Subscribe / Unsubscribe Enewsletters | Login | Register

Pencil Banner

IoT in manufacturing: The four stages of maturity

Suhas Sreedhar | April 3, 2017
Use cases in industries such as aeronautics and chemicals are a proving ground, and a roadmap to adoption is emerging

3. Customizable IoT solutions made possible by apps: When smartphones like the iPhone debuted, the hardware was impressive—touchscreens with integrated cameras and Internet capabilities held a lot of potential. But it wasn’t until app markets debuted that the real revolutionary effect of the smartphone was unlocked.

It’ll be similar with IoT. Hardware-wise, smart machinery with sensors and connectivity are impressive. But it will be the software that makes use of these features, and the vast data networks that underpin them, which truly unlock IoT potential in manufacturing.

Customized solutions will be the biggest boon. A manufacturer of smart phones and a manufacturer of laptops might share some industrial IoT equipment, but each manufacturing supply chain can be powered by a series of custom apps designed to optimize their specific processes.

The important element of this is that, just as smart phone apps exist on an established platform (iOS or android), custom IoT apps will exist on top of established data networks, which link disparate parts of the manufacturing supply chain. The advantage of this is that companies can create custom solutions without running into the problem of data silos and incompatibility between divisions and supply chain partners.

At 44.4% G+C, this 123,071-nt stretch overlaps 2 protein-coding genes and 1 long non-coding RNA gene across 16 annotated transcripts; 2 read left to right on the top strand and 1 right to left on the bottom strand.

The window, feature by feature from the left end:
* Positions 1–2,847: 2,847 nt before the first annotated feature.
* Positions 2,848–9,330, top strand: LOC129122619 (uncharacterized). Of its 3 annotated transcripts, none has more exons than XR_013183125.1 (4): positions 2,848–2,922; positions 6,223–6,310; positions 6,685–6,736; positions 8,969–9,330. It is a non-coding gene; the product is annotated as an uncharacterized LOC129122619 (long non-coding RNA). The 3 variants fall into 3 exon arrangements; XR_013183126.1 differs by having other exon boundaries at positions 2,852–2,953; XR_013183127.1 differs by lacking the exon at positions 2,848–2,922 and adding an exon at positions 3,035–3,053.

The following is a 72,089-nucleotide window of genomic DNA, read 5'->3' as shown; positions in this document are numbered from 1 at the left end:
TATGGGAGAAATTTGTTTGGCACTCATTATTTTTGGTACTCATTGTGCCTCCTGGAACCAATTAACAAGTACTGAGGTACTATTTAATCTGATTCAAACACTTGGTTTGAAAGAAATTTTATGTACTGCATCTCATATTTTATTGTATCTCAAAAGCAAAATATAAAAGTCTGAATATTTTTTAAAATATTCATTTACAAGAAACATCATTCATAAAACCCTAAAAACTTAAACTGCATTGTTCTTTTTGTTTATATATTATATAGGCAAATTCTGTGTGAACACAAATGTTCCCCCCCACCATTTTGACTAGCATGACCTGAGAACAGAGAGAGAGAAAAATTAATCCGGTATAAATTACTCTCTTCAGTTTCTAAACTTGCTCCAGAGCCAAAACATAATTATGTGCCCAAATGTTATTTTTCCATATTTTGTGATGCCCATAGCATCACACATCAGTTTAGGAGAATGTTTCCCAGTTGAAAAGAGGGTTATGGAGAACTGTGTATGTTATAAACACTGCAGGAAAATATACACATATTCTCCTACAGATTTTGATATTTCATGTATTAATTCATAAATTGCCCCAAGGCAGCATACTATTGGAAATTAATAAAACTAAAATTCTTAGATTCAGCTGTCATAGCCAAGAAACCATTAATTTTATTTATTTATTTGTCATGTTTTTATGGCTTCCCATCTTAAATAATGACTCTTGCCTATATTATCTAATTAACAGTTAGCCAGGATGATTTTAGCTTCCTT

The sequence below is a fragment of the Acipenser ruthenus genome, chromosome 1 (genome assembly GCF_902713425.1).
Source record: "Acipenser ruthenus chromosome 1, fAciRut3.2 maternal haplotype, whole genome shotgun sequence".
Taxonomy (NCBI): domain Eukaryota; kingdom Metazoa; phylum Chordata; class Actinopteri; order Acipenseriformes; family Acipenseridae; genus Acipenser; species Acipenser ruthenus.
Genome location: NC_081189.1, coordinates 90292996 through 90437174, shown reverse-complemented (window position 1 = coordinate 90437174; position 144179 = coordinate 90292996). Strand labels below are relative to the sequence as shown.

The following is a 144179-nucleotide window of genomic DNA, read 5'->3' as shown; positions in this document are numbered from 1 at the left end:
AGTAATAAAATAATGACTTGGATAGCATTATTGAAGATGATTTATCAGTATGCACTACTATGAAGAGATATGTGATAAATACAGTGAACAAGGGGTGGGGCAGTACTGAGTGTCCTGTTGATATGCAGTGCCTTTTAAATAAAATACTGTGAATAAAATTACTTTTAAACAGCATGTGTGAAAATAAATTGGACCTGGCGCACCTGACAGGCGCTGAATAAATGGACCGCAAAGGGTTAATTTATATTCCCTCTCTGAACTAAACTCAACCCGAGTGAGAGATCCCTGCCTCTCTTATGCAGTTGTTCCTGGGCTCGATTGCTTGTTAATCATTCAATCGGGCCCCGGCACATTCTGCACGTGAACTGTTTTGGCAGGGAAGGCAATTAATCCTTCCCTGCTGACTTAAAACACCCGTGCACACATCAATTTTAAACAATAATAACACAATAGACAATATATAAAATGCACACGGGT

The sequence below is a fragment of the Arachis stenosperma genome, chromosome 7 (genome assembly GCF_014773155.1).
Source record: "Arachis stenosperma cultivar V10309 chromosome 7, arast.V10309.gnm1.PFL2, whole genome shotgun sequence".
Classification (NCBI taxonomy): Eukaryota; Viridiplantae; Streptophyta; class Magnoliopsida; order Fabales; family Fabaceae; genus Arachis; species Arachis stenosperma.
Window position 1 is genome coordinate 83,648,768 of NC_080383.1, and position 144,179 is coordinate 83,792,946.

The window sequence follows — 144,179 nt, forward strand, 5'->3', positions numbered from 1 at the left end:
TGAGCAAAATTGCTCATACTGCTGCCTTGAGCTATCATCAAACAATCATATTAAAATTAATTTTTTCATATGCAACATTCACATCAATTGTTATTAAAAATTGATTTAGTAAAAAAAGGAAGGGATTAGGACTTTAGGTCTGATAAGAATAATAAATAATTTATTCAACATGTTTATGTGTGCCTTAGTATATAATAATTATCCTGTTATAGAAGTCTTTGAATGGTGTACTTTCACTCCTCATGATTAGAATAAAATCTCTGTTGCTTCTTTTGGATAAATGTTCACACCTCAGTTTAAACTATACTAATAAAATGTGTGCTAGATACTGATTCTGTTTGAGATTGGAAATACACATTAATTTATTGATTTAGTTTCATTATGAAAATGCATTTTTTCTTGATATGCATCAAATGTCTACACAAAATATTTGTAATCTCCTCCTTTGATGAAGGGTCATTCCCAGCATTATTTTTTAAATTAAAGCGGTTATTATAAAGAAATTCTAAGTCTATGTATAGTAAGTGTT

4. Advances in manufacturing automation: A lot of the initial focus on IoT is getting information out of equipment. The increased visibility provided by IoT means greater insight into processes, and better opportunities for efficiency and cost savings. But the most mature stage of IoT adoption will be a two-way flow of information.

Instead of just getting insights out of equipment, manufacturers will be able to push information back to them, changing settings, orders, operations, all securely and remotely. The linkage between information and control will allow the big data analytics and machine learning algorithms responsible for guaranteeing performance to adjust operations automatically based on real-time conditions.

IoT equipment will thus become the eyes, ears, and limbs of an intelligent manufacturing system that exists in the cloud of networks, big data, and machine learning. In the end, what we’ll have is complete feedback between real-time data, analytics, and control.

The progression toward these stages won’t necessarily be straightforward and linear. Different manufacturers will experiment with different aspects of this overall journey toward IoT maturity. But that end vision, of a fully automated loop running on real-world data, is the ultimate endgame of IoT in industry.

Here’s a scenario that showcases this feedback loop.

Based on certain data, a manufacturer notices that a piece of equipment is undergoing strain because it is producing one specific part at high volume. To avoid potential breakdown, the manufacturer decides to switch that part’s production to another piece of equipment, to ease the load.


Previous Page  1  2  3  Next Page 

Sign up for Computerworld eNewsletters.